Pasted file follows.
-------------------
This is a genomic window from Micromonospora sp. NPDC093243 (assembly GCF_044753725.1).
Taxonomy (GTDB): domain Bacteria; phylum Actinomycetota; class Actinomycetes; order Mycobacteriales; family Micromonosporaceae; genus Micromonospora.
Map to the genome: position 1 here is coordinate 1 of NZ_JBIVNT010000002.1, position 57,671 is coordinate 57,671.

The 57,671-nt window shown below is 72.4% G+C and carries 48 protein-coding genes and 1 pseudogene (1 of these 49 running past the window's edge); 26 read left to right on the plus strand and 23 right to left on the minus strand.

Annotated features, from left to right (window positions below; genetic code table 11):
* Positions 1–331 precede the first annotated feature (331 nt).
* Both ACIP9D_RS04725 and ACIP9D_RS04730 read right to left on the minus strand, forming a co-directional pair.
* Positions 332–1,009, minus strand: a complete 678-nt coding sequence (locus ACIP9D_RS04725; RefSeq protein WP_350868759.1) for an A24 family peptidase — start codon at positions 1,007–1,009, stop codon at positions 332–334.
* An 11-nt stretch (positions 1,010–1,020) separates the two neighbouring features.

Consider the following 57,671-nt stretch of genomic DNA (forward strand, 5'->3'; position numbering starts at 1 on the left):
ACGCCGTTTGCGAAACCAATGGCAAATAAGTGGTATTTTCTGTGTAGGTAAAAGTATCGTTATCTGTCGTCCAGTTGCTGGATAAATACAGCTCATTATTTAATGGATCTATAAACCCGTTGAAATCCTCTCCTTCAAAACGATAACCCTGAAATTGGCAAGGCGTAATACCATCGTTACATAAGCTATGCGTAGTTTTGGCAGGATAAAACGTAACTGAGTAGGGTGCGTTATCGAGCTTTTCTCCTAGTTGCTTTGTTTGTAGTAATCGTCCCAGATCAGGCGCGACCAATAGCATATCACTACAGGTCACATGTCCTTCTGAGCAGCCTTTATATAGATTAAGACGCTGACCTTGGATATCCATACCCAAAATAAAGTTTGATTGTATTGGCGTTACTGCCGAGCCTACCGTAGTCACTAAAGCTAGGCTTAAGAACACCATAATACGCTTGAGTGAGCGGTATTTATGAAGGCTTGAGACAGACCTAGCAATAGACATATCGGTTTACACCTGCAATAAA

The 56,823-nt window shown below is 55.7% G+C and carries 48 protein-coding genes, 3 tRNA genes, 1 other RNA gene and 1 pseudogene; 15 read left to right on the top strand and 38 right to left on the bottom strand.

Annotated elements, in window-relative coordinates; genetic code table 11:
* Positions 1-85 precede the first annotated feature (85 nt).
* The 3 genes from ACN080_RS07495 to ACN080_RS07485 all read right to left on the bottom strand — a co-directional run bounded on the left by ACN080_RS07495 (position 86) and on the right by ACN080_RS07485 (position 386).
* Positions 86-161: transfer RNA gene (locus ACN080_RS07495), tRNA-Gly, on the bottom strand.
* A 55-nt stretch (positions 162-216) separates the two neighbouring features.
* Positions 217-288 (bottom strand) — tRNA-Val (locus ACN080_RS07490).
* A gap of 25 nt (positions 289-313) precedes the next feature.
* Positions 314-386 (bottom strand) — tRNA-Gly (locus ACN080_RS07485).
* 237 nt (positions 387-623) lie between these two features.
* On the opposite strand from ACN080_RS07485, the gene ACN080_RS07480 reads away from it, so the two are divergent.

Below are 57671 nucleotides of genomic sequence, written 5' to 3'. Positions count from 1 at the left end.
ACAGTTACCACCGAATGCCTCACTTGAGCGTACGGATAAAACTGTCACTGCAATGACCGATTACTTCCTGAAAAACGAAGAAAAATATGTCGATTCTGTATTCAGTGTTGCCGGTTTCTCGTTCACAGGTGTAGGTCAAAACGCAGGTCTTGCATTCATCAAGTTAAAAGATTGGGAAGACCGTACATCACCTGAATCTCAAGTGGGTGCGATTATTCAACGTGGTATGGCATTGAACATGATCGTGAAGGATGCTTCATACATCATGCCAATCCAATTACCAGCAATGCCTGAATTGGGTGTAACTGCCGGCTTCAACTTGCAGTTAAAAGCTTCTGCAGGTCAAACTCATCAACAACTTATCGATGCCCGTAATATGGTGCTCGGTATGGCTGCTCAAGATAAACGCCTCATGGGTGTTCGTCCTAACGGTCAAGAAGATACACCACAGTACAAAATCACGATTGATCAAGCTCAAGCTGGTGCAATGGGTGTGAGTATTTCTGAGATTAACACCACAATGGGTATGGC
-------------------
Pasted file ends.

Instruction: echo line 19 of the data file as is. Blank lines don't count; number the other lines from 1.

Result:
* A gap of 25 nt (positions 289-313) precedes the next feature.